ZEB1 Mobile Mapper Takes Home Top Australian Science and Technology Awards

Iawards 300The ZEB1 mobile mapping system, available from 3D Laser Mapping, has won two prestigious Australian research awards. CSIRO, the developers of ZEB1, the world’s first, truly mobile, handheld, rapid laser mapping system have been awarded the Eureka Prize for the Innovative use of Technology as well as the iAwards prize for Research and Development.

The Eureka Prize is given to the top scientists in Australia each year and they are often referred to as the “Oscars of science Australia”. The Australian Museum Eureka Prizes, including the ANSTO (Australian Nuclear Science and Technology Organisation) sponsored award, celebrate the best in Australian science, innovation, leadership, research and journalism. The iAwards is Australia’s premier technology awards program, focused on recognising the contributions made by the ICT industry to both the national and global economies. Winners of 2013 iAwards now have the opportunity to compete with businesses from across the region at the 2013 Asia Pacific ICT Alliance (APICTA) Awards.

“Mobile mapping is a technology in great demand, but difficult to perform indoors,” said Frank Howarth the Director of the Australian Museum. “The team behind ZEB1 unique solution is to take those challenges and turn them into opportunities. Their quick and easy scanning solution is a revolution for bio-physical measurement of cultural heritage sites and tracking of environmental changes – no other technology comes close.”

iAwards Chair Russell Yardley noted, “It is rewarding to see the far reaching impact which the use of innovative technology has on our economy.” He continued, “ICT (such as ZEB1) can lead to improvements in productivity and can also have a tangible impact on society in areas such as education, mining and the environment.”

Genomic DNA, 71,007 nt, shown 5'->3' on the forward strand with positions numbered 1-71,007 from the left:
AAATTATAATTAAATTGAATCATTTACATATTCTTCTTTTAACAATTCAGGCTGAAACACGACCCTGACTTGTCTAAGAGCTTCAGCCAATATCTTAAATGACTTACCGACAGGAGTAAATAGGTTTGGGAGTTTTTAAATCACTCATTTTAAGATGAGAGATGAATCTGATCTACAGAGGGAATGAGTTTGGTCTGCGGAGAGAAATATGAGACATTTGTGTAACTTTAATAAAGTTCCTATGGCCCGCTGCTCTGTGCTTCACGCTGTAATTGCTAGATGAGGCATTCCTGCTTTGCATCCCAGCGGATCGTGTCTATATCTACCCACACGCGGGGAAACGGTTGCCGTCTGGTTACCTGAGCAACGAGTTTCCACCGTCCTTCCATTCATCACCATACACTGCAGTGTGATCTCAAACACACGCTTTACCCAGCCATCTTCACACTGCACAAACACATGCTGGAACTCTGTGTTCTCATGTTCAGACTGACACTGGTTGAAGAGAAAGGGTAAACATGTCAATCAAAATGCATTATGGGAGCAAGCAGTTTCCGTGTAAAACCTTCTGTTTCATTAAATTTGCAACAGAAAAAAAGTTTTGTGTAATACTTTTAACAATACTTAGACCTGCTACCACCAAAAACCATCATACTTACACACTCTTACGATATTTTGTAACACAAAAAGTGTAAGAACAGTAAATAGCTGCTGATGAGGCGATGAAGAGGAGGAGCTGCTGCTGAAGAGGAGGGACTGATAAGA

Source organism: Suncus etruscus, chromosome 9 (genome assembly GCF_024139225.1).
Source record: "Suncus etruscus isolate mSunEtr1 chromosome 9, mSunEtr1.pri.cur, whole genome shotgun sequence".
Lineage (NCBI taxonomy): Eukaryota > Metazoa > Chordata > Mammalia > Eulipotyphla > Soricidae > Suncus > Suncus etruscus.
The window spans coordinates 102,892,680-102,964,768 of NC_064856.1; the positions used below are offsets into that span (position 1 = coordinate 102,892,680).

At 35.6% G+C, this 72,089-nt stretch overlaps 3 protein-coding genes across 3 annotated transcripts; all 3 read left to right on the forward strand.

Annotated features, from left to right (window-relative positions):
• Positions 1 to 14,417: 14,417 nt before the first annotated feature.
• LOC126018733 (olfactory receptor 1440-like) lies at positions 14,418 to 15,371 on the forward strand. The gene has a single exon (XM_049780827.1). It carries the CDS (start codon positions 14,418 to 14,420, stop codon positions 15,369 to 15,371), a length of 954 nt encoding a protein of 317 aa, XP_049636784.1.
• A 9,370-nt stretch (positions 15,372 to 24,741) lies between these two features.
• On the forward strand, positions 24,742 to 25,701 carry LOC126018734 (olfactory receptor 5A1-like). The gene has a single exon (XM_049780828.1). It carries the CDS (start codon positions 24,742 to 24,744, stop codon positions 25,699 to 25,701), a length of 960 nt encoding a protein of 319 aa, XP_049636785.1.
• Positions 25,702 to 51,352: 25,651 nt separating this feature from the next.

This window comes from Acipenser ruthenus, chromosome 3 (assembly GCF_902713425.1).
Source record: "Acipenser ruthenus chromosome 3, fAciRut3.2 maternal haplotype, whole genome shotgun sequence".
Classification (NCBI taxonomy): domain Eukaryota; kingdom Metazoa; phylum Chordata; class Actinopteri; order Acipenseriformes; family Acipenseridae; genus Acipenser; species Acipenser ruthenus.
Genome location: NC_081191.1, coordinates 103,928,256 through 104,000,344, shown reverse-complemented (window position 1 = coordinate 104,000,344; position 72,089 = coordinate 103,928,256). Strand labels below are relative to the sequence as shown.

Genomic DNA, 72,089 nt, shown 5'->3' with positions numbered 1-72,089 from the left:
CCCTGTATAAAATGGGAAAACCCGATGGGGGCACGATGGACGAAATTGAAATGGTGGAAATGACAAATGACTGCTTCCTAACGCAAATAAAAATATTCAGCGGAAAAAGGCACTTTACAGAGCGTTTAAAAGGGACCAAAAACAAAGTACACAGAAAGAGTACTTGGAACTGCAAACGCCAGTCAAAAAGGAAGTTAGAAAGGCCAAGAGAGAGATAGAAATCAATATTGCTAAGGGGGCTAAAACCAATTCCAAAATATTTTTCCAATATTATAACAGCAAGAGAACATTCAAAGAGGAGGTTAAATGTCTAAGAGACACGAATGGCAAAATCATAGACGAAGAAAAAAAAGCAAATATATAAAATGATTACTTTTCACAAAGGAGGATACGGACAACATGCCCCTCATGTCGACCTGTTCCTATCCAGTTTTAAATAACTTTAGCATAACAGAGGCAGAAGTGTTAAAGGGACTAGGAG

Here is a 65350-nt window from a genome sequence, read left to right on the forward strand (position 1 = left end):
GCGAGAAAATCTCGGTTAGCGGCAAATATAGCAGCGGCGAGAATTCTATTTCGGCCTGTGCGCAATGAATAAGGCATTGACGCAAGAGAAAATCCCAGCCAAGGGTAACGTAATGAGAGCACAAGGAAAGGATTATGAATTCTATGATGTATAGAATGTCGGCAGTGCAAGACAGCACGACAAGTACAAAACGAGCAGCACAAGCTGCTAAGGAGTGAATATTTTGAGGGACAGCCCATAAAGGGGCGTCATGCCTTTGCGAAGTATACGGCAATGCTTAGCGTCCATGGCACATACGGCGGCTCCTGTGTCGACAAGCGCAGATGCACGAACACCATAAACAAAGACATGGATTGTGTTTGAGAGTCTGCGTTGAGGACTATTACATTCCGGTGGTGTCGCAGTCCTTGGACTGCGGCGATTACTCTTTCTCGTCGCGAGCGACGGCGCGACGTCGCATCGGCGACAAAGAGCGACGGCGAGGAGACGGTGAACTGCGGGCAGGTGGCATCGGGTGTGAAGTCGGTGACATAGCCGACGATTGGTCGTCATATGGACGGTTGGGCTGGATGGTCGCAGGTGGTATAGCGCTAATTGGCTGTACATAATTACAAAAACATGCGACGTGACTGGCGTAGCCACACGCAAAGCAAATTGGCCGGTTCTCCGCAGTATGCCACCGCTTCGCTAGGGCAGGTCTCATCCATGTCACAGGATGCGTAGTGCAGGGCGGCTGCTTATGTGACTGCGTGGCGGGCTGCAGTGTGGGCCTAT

Developed by CSIRO, ZEB1 uses robotic technology called Simultaneous Localisation and Mapping (SLAM). The ZEB1 system includes a lightweight laser scanner mounted on a simple spring mechanism, which continuously scans as the operator walks through the environment. As the scanner loosely oscillates about a spring it produces a rotation that converts 2D laser measurements into 3D fields of view. Its ability to self-localise makes ZEB1 ideally suited for use indoors, underground and in other covered environments where traditional solutions that utilise GPS don’t function well.

“This is a huge achievement for ZEB1 and the development team,” commented Dr Graham Hunter, founder and Executive Chairman of 3D Laser Mapping the company who have commercialised the technology and launched it to market. “It clearly demonstrates just how advanced the system is and recognises the impact it is already having on the mapping and surveying industries.”

Dr Jay Guo from CSIRO’s Digital Productivity and Services Flagship said "We have been delighted to be working with 3D Laser Mapping to commercialise our world-leading Zebedee research into the ZEB1 product now available on the market. From mapping crime scenes to enabling mining companies to better understand and manage their operations, this technology is already having significant impact in helping businesses all over the world to make substantial productivity differences.”